What do Mark Twain, Winston Churchill, Lady Gaga, and Frank Sinatra have in common? Turns out they were all fans of whiskey, the bewitching, amber-hued elixir that also counts Michael Jordan, Mila Kunis, and Prince Harry among its long list of enthusiasts.
But what exactly is whiskey? At its most basic, whiskey is a distilled spirit made from grains like corn, barley, wheat, or rye that’s aged in wood. Unlike brandy, which is basically distilled wine, whiskey doesn’t have a pre-distilled alter ego.
Distillation — basically boiling away water to concentrate whatever is left — was developed in ancient Mesopotamia, now modern-day Iraq, as a way to produce potent perfumes. Before long, early tipplers appropriated the process for spirits. European monks, working as missionaries in the British Isles, are credited with creating whiskey when they decided to ferment and distill mash made from leftover barley rather than the more typical fruit or honey. It was rough stuff, consumed when it was young and clear, likely with herbs or other flavorings added to make it more palatable. No one seemed to mind. By 1494, whiskey, then called aqua vitae, or water of life, had become so popular that King James IV of Scotland ordered “eight bolls of malt to Friar John Cor wherewith to make aqua vitae.”
Everything changed around 1536, when King Henry VIII dissolved the monastic system in England. Suddenly homeless and needing employment, many monks took their whiskey know-how to the private sector and opened their own distilleries throughout the kingdom. Before long, each region developed a signature style that, over the years, evolved into Scotch whisky and Irish whiskey, two similar, yet markedly different, spirits.
Scotch as we know it — fragrant, flavorful, and aged to a deep gold — was likely a lucky accident that came about as fresh whisky was loaded into barrels to be delivered. No one will ever know what delayed that first carload of barreled whisky, but the resulting spirit was a revolution. It was being quaffed to such an extent that by 1725 the English had passed a malt tax so steep that it threatened production. Innovative distillers shifted manufacturing from day to night and began to refer to their product as moonshine.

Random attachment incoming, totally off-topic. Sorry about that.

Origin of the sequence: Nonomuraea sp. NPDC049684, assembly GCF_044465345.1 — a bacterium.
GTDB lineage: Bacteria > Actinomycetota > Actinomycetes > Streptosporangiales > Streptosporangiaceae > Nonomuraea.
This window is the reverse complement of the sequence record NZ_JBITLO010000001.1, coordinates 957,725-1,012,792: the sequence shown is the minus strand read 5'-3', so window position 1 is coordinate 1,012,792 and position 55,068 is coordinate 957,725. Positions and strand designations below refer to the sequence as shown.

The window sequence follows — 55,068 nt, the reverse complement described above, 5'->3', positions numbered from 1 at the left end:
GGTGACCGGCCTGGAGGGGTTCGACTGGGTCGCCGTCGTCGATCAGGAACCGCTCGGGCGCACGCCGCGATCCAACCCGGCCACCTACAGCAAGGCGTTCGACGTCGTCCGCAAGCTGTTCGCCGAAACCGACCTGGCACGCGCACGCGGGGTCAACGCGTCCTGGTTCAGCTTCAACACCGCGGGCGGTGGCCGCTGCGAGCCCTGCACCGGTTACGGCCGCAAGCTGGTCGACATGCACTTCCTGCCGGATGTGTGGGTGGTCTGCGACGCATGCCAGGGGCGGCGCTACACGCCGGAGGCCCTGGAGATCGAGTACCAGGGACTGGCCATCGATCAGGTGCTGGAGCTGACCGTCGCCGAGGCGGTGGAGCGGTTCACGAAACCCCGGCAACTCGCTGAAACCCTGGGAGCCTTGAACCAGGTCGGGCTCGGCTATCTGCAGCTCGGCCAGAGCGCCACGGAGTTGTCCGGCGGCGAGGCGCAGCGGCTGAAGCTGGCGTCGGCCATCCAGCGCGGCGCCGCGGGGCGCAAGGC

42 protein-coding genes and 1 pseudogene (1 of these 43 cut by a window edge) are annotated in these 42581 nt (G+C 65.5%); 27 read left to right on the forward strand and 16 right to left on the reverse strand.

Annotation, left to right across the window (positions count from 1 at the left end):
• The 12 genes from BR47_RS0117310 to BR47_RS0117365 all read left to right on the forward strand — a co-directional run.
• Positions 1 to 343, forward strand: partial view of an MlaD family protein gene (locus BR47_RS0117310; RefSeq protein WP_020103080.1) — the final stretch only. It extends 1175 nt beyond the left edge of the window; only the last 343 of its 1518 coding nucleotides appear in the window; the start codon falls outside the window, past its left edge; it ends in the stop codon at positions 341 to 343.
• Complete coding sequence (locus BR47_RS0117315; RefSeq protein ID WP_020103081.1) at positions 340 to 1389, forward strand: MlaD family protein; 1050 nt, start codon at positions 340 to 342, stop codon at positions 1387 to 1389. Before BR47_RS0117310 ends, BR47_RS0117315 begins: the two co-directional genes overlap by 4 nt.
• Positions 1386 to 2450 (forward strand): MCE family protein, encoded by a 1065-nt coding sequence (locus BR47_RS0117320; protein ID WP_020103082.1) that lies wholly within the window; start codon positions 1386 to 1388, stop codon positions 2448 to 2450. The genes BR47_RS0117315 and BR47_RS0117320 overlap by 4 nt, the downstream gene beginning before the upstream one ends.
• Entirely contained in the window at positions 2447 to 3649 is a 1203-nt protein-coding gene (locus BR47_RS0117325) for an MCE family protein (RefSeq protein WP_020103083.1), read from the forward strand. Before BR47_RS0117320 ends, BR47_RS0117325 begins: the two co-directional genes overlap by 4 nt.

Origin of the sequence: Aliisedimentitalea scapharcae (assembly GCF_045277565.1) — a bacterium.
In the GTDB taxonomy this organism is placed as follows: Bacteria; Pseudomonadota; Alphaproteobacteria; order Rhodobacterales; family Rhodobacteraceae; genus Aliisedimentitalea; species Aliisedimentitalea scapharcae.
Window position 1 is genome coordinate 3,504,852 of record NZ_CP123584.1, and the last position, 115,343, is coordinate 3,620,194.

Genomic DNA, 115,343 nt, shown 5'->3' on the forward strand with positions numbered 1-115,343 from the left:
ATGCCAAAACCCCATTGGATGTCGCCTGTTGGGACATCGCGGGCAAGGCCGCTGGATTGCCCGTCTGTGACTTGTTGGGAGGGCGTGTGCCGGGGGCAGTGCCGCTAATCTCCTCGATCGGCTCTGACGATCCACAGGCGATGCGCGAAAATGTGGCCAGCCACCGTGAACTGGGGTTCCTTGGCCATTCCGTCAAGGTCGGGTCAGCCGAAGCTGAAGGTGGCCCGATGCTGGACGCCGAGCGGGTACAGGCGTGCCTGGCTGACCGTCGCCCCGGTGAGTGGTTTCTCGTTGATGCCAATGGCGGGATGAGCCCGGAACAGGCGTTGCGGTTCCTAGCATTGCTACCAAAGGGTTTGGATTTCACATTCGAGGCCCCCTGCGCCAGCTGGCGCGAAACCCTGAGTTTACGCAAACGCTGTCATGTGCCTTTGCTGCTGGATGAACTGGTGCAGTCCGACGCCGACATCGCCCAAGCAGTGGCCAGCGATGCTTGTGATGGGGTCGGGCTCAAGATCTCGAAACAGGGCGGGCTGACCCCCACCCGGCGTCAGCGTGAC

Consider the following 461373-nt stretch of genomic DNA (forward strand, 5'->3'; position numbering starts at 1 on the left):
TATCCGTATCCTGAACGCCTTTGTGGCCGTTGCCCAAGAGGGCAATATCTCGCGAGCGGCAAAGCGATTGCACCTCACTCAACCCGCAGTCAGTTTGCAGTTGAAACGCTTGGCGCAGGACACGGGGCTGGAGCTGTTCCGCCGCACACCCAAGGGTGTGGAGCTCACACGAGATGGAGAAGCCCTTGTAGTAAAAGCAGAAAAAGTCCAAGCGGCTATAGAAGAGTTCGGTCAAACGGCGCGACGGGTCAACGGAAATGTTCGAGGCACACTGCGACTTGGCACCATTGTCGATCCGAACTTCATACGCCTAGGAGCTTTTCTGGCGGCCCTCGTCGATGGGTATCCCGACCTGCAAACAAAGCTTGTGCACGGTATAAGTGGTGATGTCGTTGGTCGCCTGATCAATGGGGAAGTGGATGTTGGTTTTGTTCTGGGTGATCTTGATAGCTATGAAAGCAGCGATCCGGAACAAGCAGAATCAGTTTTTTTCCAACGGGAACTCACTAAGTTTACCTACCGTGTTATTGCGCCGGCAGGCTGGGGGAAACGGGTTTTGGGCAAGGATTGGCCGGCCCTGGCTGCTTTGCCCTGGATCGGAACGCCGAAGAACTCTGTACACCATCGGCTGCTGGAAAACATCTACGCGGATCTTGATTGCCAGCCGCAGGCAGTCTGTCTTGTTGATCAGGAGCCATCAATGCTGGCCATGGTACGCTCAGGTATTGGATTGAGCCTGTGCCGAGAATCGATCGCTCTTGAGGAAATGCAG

Distillers looking to create anything labeled Scotch must follow a highly regulated process. In most cases, it starts with the ingredients, which are grain, water, and yeast. Single malt and blended Scotch whiskies are made with malted barley; Scottish grain whisky can be produced from any cereal grains. Caramel coloring is also allowed. Finally, Scotch must be not only made in Scotland, but also aged there in oak casks, for at least three years.
Scotland is divided into five whisky-making regions: Lowlands, Highlands, Speyside, Islay, and Campbeltown. Each has its own clearly defined characteristics, ranging from the lighter lowland malts to those distilled on Islay, which are generally regarded as the heaviest. Single malt Scotch comes from a single distillery; blends are exactly that, a combination of whiskies from various distilleries.
But what gives malted Scotch its distinctive flavor? Peat, which imparts a rich, complex smokiness to Scotch, is most commonly noted. It makes sense because peat does generally make an appearance while the malted barley is being dried. Many Scotch connoisseurs, though, believe that since not all Scotch is exposed to peat, it’s more about the actual distilling process, which leaves traces of unique and flavorful impurities called congeners.
Ireland received its first royal charter to produce whiskey — the “e” was added to differentiate the product from Scotch whisky — in 1608 when Sir Thomas Phillips set up a distillery on the River Bush. Incorporated as Bushmills in 1784, it is still in operation. Known for its silky smoothness and hint of vanilla, Irish whiskey, like Scotch whisky, comes in a variety of formats, including single malts and blends. Single grain whiskey is a bit of a misnomer. It can include a variety of grains but must be made at a single distillery. Pot still whiskies are made the old-fashioned way, using a one-batch pot still instead of a speedier continuous still.